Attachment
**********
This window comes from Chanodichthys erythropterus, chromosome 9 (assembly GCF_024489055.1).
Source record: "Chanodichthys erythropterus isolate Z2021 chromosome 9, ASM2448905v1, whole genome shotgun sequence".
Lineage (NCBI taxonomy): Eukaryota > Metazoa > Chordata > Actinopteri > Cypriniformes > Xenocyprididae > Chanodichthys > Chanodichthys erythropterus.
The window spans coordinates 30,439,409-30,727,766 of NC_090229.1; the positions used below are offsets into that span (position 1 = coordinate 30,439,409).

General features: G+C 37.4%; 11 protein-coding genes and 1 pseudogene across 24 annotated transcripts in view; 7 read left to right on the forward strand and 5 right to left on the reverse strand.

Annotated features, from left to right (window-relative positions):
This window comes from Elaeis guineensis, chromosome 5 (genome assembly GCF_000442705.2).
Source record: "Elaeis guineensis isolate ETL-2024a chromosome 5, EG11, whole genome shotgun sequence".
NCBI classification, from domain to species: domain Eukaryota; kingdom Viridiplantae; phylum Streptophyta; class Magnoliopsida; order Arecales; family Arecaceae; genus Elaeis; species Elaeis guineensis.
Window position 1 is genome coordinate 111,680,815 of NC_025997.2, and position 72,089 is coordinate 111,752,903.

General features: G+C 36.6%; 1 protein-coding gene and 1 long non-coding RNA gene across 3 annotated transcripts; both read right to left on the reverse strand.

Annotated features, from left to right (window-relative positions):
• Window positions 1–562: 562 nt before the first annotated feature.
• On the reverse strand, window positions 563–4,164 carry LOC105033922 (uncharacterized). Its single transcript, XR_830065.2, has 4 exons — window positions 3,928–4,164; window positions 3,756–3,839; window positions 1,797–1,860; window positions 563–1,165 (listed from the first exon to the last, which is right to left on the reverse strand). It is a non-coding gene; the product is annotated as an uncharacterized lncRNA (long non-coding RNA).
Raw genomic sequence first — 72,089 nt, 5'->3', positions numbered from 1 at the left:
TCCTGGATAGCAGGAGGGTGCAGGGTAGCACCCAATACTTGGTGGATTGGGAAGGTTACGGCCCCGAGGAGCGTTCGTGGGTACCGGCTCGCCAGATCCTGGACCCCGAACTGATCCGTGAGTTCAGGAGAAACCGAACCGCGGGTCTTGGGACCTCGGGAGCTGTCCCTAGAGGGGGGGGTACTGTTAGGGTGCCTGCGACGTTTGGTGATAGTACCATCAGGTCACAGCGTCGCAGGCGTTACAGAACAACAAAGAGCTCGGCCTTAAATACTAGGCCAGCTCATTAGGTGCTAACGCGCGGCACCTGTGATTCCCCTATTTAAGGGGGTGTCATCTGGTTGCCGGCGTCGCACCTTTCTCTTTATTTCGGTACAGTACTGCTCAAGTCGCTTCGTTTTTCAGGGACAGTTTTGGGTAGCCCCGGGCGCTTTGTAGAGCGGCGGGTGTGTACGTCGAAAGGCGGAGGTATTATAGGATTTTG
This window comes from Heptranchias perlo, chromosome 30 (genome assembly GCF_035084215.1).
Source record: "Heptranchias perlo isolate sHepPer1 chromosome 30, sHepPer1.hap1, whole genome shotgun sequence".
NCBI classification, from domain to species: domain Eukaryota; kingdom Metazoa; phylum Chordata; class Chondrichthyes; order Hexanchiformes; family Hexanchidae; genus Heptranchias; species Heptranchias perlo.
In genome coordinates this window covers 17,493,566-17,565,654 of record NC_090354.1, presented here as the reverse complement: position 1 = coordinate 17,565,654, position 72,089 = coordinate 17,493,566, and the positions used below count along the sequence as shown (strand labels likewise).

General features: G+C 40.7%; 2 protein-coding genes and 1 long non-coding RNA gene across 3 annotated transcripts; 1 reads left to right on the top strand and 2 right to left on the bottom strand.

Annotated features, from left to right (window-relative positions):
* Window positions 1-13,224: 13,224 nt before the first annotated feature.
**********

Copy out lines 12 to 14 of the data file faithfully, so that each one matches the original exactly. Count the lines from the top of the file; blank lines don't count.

Annotated features, from left to right (window-relative positions):
• Window positions 1–562: 562 nt before the first annotated feature.
• On the reverse strand, window positions 563–4,164 carry LOC105033922 (uncharacterized). Its single transcript, XR_830065.2, has 4 exons — window positions 3,928–4,164; window positions 3,756–3,839; window positions 1,797–1,860; window positions 563–1,165 (listed from the first exon to the last, which is right to left on the reverse strand). It is a non-coding gene; the product is annotated as an uncharacterized lncRNA (long non-coding RNA).